Hand gestures play a vital role while we communicate. These gestures also help us learn and remember things quickly. Besides, it shows how confident a person is during an interaction. These hand movements are spontaneous and are produced in rhythm with our speech and are related to the meaning of what we are saying. For example, when talking about attending a piano recital, you might move your fingers right and left in front of you to illustrate what playing a piano looks like.
Hand gestures that you never know were rude:
There are certain hand gestures which might seem alright to you but may be thought as rude if used in front of people from other countries. Just as slang words, table manners, and other common customs the concept of hand gestures too vary from nation to nation.
Here we present to you some surprising hand motions you shall need to avoid using while communicating with people from other nations:
Thumbs-up in Iran: This might seem a universally positive gesture but in Iran and neighboring countries like Afghanistan, the thumbs-up is equivalent to the middle finger. This was explained by Dana Hooshmand, who is an author for Discover Discomfort, a language- and culture learning resource.
Backward peace sign in the United Kingdom: The second and third finger of hand is generally used as a sign of peace by almost half of the population. However, if you do it in the United Kingdom, in a certain way, you might instead be inciting a skirmish that would mean an episode of irregular or unpremeditated fighting, especially between small or outlying parts of armies or fleets. If your palm is facing away from you, it’s harmless where at the same time backward peace sign is thought as an insult.
There is a theory which suggests that this rule is rooted from a 15th-century battle. War prisoners were said to have had their second and third fingers chopped off so that they’d no longer be able to fire bows. Prisoners who escaped before undergoing this punishment, therefore, would flash those two fingers as they ran away. The gesture’s derisive, taunting connotations, proponents say, remain to this day.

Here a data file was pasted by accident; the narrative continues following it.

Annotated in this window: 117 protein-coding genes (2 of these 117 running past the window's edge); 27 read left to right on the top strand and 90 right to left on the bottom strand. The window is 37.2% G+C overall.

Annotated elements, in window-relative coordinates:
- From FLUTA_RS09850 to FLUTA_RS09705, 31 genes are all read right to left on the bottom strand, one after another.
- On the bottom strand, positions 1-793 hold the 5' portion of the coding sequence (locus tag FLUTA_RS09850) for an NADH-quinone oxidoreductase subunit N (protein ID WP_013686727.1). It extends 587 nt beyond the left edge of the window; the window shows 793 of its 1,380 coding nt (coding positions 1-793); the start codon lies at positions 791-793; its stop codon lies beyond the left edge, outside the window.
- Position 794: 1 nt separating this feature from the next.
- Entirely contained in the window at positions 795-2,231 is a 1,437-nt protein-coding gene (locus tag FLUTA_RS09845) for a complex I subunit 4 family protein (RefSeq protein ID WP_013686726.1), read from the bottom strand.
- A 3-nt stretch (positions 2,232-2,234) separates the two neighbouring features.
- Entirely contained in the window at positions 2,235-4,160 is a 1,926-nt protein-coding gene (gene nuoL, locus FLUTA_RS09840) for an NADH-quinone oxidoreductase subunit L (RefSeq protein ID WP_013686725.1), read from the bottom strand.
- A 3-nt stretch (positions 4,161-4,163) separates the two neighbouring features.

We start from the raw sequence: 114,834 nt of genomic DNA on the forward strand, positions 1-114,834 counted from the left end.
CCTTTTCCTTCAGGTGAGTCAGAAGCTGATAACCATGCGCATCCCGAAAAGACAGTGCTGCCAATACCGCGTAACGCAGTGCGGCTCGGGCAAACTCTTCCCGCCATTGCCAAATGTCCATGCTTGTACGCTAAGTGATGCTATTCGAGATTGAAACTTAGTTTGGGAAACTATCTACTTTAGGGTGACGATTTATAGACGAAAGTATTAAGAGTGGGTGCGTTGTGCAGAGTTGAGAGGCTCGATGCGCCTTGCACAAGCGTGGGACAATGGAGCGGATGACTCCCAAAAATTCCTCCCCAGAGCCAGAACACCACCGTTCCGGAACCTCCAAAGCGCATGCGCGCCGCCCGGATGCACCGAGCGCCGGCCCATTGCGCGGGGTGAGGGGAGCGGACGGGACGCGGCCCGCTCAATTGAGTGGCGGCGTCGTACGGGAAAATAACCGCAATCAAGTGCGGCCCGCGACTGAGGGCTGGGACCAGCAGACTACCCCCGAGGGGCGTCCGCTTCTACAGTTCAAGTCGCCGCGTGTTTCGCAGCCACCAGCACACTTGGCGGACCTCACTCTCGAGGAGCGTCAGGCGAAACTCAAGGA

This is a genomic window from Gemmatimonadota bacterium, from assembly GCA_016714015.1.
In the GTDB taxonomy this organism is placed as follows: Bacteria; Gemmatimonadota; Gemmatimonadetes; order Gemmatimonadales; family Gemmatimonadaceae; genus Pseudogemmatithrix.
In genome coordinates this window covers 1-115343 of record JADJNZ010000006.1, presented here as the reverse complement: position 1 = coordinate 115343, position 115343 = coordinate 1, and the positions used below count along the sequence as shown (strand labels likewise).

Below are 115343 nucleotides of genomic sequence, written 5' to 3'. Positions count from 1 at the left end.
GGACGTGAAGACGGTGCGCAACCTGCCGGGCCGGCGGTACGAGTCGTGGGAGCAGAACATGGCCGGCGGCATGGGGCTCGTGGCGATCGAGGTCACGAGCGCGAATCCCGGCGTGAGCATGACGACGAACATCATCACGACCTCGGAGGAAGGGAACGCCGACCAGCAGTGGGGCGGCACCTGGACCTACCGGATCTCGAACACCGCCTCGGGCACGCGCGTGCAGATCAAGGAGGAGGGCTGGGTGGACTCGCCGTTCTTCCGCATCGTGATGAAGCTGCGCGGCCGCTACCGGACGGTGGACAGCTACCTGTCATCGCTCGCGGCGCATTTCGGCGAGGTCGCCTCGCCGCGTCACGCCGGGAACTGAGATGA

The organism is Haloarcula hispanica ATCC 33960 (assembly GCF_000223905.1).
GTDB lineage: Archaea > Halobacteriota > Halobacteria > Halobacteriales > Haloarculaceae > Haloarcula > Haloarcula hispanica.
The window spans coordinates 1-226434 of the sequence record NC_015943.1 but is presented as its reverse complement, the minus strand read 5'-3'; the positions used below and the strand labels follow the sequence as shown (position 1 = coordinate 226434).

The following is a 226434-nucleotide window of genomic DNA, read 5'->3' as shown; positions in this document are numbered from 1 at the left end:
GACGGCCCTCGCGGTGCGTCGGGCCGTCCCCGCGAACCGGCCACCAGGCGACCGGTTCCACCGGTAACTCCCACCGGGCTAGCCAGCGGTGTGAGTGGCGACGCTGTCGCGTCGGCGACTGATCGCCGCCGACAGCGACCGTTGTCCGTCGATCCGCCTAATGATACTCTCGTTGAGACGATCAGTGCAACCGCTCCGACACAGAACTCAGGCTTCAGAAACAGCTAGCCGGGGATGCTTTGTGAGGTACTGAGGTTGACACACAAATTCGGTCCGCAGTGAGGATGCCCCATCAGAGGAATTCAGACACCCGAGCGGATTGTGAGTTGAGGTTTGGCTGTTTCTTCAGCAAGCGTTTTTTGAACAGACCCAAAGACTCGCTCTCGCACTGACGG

Pointing with index finger in Malaysia: atheist once in your life, your elders might have told you that pointing towards a person is rude. But, while it can be inconsiderate in the United States in certain circumstances, an index-finger point is always rude in Malaysia. As it can be viewed as offensively in some cultures, employees at Disney parks are actually trained to avoid pointing with their index fingers. Instead, if they must point to something, they use two fingers.
Hang loose or the rock sign in Italy and spain: The rock sign is generally considered as a cool and positive gesture, at the same time using the same may get you into trouble in Italy and Spain as they are said to mimic horns. It is called the “corna” and is considered a suggestive gesture made to a man to imply that his wife is cheating on him.
Using the left hand in India and many Middle Eastern countries: While in the United States, you’ll find no shortage of lefty pride, southpaws will want to be careful about using their left hand as they normally would should they travel to India or the Middle East. This is because the right and the left hands have specifically designated tasks. The right hand is used for eating, passing any object or picking up items for purchase whereas the left hand is used for unpleasant tasks.
Pointing at the moon in Taiwan: The Taiwanese believe that pointing to the moon won’t offend an Earthbound person but instead will incur the wrath of the moon goddess. Her punishment for this affront is very specific: She’ll cut your ear off, or at the very least maim it Van Gogh–style. So if you’re admiring a beautiful full moon in Taiwan, endeavor to keep your hands by your sides.
The last thing you want to do when traveling to a new country is to offend the locals. While this may seem easy enough to avoid doing, sometimes cultural differences can make even the simplest thing harder. In this article we tried to provide you a slight idea on the same.